They were the lucky ones. Falling trees later blocked the road out of town trapping 50 residents overnight. "They got caught and they spent the night trapped in Gallipoli Park," says Adams. "There have been a lot of casualties but we don't have any idea." As information dripped in, it was hard to discern between fears, hopes and the truth "There are so many rumors," says Adams. "You hear somebody has died and then they walk through the door. We are on an emotional roller coaster at the moment."

Many of the worst stories are all too real. The Harvey family fled Kingslake ahead of the flames but told of how the children of a local businessman had perished in the blaze. "He [the businessman] apparently went to put the kids in the car, put them in, turned around to grab something from the house, then his car was on fire with his kids in it and they burnt," Victoria Harvey told reporters.

Several of the worst hit small towns remain cordoned off and surrounded by roadblocks. Police are treating the areas as crime scenes and are investigating arson as a possible cause of some of the fires. Of the possibility that arsonists could have started some of the fires, Prime Minister Rudd said: "There's no other words to describe it other than mass murder."

The death toll from these bushfires eclipses the 1983 "Ash Wednesday" fires in Victoria and South Australia which claimed 73 people. Victorian fire researcher David Packham was so concerned with the looming conditions last week that he issued a warning about the extreme danger of bushfires. He says now that a series of factors lined up to produce the "worst fire conditions" he has ever seen. Those conditions include extreme heat, dry winds, lightning strikes and arson, and vast amounts of fuel which should have been burned off under controlled conditions by authorities he says. "I woke up one night at 3am in the week before the fires and I thought things were not well. I was watching the weather and I did up a fire awareness notice which got published in some of the papers and sent around," says Packham an honorary research fellow at Monash University. "I did the calculations and you can work out the flame heights of a fire and there were some scary figures. Flames up to 60 to 70 meters [2-to 230 feet] high."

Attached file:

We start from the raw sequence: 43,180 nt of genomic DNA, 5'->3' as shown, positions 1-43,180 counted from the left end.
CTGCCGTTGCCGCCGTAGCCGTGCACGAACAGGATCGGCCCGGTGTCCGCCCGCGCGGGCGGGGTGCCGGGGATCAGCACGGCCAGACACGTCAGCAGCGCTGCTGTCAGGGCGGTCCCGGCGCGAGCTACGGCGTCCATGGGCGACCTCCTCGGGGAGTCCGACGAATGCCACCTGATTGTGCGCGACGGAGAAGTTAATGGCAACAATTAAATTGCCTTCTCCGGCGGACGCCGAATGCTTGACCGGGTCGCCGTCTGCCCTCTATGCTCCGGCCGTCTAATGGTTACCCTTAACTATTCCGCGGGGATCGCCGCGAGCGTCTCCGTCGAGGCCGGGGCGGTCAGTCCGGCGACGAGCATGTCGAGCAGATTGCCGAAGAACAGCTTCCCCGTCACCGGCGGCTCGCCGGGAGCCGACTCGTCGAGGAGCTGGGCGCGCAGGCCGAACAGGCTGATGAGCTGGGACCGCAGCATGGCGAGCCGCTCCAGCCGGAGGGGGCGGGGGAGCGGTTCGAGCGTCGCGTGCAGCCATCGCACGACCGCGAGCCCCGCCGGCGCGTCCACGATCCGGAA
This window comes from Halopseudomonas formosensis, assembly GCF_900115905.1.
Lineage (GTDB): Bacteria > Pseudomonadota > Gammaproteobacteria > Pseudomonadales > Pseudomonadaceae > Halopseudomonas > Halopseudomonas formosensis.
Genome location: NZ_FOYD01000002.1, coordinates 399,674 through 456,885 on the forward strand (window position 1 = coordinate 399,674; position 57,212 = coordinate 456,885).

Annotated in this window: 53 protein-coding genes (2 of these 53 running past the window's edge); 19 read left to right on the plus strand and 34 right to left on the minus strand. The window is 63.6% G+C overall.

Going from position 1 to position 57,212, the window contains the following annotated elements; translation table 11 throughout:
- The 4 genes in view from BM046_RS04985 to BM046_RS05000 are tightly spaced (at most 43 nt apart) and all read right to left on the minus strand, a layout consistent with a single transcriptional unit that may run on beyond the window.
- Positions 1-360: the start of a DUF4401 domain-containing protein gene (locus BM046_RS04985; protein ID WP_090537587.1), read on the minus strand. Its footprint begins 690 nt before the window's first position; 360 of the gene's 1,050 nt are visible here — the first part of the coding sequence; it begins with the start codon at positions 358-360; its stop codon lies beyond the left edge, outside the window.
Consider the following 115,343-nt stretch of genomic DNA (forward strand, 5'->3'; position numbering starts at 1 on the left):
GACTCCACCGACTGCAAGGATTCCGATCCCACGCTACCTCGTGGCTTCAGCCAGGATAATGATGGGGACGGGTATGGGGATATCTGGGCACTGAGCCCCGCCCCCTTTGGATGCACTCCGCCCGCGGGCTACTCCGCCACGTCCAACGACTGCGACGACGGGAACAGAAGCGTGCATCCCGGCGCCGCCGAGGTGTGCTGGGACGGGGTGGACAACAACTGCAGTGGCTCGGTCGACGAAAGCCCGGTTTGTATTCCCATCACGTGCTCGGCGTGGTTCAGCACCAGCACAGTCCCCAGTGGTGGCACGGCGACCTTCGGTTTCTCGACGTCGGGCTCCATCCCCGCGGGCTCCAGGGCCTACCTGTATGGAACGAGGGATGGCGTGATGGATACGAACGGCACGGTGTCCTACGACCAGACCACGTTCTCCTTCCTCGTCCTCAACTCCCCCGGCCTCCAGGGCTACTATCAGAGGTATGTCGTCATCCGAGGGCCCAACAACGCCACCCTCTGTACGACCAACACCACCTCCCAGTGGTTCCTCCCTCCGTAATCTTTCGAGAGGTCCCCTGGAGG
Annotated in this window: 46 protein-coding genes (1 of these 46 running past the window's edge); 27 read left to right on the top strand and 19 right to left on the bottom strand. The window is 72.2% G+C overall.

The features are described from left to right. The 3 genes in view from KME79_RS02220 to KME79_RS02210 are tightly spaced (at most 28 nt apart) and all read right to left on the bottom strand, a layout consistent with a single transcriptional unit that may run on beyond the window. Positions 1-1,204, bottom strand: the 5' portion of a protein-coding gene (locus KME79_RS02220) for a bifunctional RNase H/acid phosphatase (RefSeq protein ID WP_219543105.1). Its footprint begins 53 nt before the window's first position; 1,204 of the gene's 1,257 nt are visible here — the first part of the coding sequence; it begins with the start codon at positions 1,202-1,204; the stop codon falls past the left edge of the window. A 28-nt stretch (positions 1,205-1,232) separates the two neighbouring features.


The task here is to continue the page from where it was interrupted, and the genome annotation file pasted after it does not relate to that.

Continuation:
The fierce intensity of the fires is probably why so many people died. "The fire intensity was such that it exceeded the fires of 1939 [in which 71 people in Victoria died]," says Packham. "It was probably double that in intensity. If you are outside, the chances of you surviving are almost nil." That's because the heat radiation "can be so hot that it will cause death in a second or so. It's a shock to the body. The body completely fails. The lungs can sear inside and you die of asphyxiation as your lungs produce fluid."

Premier Brumby has announced a Royal Commision of Inquiry into the fires. "We want to make sure that every single issue, ever single factor, everything in relation to the horrific weekend, to the horrific fires on Saturday is investigated and uncovered," he told reporters as he toured the fire ravaged areas. Official advice to stay and defend their homes or leave before the fire became dangerous had failed to save people, he acknowledged.

See pictures of Australia's deadly wildfires.

See pictures of Greece in flames.